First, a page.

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  • Hallux rigidus (arthritis of the big toe) Some questions answered What is hallux rigidus? What causes it? What problems does it cause? Why have I got this condition in my twenties? What will happen to me? Is there any thing I can do myself? What can be done about hallux rigidus? Can an operation help? What is hallux rigidus? Hallux rigidus is arthritis of the main joint of the big toe in the ball of the foot. It is a wearing out of the joint surfaces. It is called "hallux rigidus" because its main feature is stiffness ("rigidus") of the big toe ("hallux"). Sometimes only the upper part of the joint is affected and the rest of the joint is all right. In other people the whole joint is worn out. back to top What causes it? In most people there is no definite cause - it just develops. Probably the main reason why this joint is particularly subject to wearing out is that it is under tremendous stress in walking. With each step, a force equal to twice your body weight passes through this very small joint. In a few people it may be caused by an injury or another medical problem such as gout or an infection in the joint. There are a lot of theories about why the joint becomes arthritic but as yet none of them seem very helpful in treatment or prevention of the condition. back to top What problems does it cause? The commonest problems are: Pain in the big toe around the joint. In some people the pain is present whenever they walk or even at rest, but in others it only occurs when they turn the big toe up as far as it will go Stiffness of the big toe. the ability to turn the big toe upwards is lost, although it can usually be turned downwards. Sometimes it gets so stiff it points downwards and cannot be laid flat on the floor A bony bump ("osteophyte" or "dorsal bunion") may develop on top of the joint. This is your body's natural response to the worn joint. The bump may rub on the shoes. In some people this is their only problem. Because of the painful big toe some people tend to walk on the side of the foot. This may produce pain in the ball of the foot or down its outside border. Sometimes the joint wears down more on the outer side, towards the lesser toes, than on the inner side. This may make the toe tilt towards the second toe, and the toes may rub together. back to top Why have I got this condition in my twenties? It is well known that hallux rigidus may begin early in life, even in the teens. The reason is unknown. Fortunately, the chances are that your toe will not get progressively worse, and (apart from your other toe) you are not much more likely to get arthritis in other joints, such as your hips and knees, than anyone else. back to top What will happen - will I be crippled by this condition? Research shows that although the joint remains arthritic and stiff, it tends not to get much worse in the majority of people. Even after 20 years the joint was much the same as it had been when the people who were studied first went to the doctor. However, in about 20-25% the joint becomes progressively more stiff or painful and treatment may be required. back to top Is there anything I can do to stop it getting worse? Keep yourself generally fit and activeWear shoes that comfortably fit your feet.Don't get overweight. - all the usual advice for good health in fact! There is nothing else that reliably helps. Many people find some particular activity, exercise or other treatment that is useful for them. back to top What can be done about hallux rigidus? You can take simple pain killers for the pain if it bad and interfering with your life. Try paracetamol first as side-effects are rare if you stick to the correct dosage. If this does not work your doctor may prescribe stronger pain killers or anti-inflammatory medicines if these are considered to be safe for you. Because the joint is usually most painful when the toe is bent upwards during walking, it sometimes helps to stiffen the sole of your shoe so that it does not bend while walking. If you do this, you may need a small "rocker bar" on the sole of your shoe so that you can rock over this while walking instead of bending your toe up. This can be done for you by an orthotist or chiropodist. One disadvantage of this treatment is that the stiff insole may push your osteophyte up against the shoe. If the toe remains very painful, it may be worth injecting some steroid mixed with local anaesthetic into the joint. This reduces the inflammation inside the joint. The injection can usually be given in the outpatient clinic, although sometimes you may have to come into hospital as a day patient. The toe may be painful for a few days after the injection and any improvement has usually occurred by a week. If your toe is improved by an injection the effect may last for a few days, weeks or months; occasionally the improvement seems to be permanent. back to top Can an operation help? If none of the above operations helps, an operation may be useful. You would need to discuss this with an orthopaedic foot and ankle surgeon by referral from your GP. There are five main operations for hallux rigidus:If only the upper part of the joint is involved, the upper part of the joint can be trimmed out and the joint washed out. This operation is called a cheilectomy. Most people who have a cheilectomy get less pain and a useful improvement. In about 75% this improvement is permanent. The others develop worsening of the arthritis over the following years and some will eventually need another operation. Either as a separate operation or at the same time as a cheilectomy, the bone in the base of your great toe (proximal phalanx) may be reshaped to make the most of the movement you have left. If the whole joint is involved, there are three main options, depending on the age and activity of the patient: In young fit people, especially those doing heavy jobs, a fusion of the joint would be recommended. This removes the painful joint and stiffens it completely. 95% of people will get rid of their pain. However, the toe is stiffer than before and the choice of shoes is more limited. A few people will go on to get arthritis of the small joint in the middle of the toe after a fusion, but this is not usually troublesome. In retired, active people, a plastic("silastic") replacement of the joint may be offered. This gets rid of the painful joint and, unlike a fusion, keeps some movement. This makes it easier to walk and to choose shoes (though high heels are still not advisable). However, the joint may wear out and if it does the toe may become very inflamed again. This can be difficult to treat and another operation may be needed. This is why replacement is only advised in people who are not very physically active. In an elderly person who walks very little, the simplest operation is simply to cut out the arthritic joint (Keller's procedure) and leave the toe a little floppy. This can be quite successful in people who walk very little. However, in the more active person the toe may become deformed and pain tends to develop in the ball of the foot because of the weak big toe. Could be?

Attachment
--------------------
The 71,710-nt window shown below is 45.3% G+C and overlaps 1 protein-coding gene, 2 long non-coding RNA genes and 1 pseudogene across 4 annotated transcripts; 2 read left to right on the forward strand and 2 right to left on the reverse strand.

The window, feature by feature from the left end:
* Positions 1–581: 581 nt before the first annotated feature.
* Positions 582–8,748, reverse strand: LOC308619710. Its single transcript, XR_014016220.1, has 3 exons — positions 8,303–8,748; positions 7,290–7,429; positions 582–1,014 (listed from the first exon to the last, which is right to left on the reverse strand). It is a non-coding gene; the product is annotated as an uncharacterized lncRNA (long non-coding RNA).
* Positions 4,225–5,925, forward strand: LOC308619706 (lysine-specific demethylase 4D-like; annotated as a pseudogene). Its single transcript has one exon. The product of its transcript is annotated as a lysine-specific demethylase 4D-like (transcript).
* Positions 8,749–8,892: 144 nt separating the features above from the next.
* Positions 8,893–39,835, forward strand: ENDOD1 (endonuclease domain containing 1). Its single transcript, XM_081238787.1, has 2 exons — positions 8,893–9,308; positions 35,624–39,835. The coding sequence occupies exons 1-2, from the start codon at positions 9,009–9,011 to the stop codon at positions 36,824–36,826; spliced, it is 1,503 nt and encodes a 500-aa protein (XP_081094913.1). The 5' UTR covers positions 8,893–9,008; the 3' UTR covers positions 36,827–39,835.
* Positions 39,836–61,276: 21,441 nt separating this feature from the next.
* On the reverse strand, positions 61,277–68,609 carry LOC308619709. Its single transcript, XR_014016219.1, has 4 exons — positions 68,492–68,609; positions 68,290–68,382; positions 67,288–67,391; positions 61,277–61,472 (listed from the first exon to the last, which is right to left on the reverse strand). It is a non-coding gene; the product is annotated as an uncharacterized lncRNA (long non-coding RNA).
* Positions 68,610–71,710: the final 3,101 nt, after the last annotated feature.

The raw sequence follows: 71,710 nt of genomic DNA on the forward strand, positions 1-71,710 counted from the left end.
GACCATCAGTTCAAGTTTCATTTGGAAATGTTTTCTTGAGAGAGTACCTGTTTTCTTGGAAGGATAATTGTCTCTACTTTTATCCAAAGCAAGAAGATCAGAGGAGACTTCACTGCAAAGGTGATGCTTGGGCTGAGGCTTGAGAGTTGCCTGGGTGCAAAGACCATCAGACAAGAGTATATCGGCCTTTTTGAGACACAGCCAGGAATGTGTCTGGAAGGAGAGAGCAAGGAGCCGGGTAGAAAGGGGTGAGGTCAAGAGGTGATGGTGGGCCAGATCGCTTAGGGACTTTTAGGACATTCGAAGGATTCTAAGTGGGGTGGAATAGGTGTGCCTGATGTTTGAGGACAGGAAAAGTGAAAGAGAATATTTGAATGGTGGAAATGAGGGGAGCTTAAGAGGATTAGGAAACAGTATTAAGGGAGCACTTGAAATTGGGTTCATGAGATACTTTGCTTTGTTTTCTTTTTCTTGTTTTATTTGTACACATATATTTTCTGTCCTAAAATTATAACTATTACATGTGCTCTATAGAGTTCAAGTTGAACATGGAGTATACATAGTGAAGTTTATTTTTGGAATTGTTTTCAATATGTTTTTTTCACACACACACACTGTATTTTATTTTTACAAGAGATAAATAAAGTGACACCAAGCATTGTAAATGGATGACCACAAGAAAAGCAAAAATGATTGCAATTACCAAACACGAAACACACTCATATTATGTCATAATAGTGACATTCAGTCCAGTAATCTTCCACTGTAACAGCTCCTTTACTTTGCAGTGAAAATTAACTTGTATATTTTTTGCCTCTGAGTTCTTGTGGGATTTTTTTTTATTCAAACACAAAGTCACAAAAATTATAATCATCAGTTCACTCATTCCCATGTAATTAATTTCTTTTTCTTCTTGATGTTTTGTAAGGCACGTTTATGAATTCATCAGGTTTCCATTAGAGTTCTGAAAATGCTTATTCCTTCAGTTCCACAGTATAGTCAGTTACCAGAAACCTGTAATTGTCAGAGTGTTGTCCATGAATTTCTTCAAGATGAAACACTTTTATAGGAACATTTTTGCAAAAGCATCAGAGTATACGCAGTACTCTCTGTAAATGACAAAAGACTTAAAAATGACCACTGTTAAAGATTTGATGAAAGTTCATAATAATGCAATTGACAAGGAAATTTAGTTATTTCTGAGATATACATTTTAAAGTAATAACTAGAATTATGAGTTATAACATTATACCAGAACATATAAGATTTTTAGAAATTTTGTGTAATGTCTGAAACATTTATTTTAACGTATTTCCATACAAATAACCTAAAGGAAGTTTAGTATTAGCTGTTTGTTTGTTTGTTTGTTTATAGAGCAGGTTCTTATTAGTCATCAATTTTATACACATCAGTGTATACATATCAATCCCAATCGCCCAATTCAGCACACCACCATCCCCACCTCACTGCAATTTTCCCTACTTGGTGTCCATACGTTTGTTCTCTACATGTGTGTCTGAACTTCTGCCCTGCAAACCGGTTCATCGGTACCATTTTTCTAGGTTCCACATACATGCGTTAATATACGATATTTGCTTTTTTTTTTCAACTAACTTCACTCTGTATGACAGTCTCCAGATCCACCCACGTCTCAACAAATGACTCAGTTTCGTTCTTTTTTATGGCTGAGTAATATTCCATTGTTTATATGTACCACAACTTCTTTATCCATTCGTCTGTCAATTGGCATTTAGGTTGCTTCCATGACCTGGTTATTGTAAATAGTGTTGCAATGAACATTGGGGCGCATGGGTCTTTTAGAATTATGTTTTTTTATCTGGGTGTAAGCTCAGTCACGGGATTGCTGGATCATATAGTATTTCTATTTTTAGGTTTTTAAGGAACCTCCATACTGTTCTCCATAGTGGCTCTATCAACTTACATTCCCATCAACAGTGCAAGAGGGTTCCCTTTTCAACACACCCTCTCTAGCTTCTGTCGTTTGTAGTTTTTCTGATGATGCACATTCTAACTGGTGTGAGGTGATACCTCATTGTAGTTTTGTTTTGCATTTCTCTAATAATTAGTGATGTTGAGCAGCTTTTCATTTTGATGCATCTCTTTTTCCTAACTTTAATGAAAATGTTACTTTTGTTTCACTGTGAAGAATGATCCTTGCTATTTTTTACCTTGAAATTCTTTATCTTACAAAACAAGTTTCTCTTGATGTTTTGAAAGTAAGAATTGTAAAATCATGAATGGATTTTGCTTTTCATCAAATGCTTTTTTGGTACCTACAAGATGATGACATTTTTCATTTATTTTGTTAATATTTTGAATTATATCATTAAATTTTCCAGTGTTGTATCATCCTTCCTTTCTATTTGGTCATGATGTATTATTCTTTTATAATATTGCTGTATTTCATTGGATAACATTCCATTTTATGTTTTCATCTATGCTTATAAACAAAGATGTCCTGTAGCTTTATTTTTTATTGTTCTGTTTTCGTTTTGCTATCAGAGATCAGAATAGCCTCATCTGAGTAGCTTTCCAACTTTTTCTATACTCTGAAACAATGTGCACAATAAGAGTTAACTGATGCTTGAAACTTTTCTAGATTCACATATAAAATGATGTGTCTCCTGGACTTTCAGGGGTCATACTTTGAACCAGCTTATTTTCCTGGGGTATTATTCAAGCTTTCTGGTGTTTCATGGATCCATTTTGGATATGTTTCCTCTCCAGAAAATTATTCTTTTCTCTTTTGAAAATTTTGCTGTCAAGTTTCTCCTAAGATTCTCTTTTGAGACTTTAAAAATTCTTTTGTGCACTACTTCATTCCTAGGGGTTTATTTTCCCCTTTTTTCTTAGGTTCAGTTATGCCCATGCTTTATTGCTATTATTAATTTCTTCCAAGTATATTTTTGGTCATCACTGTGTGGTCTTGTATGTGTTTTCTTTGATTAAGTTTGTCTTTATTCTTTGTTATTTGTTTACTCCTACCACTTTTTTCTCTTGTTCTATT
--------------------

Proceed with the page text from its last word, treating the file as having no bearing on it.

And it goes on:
maggiemay 68 Replies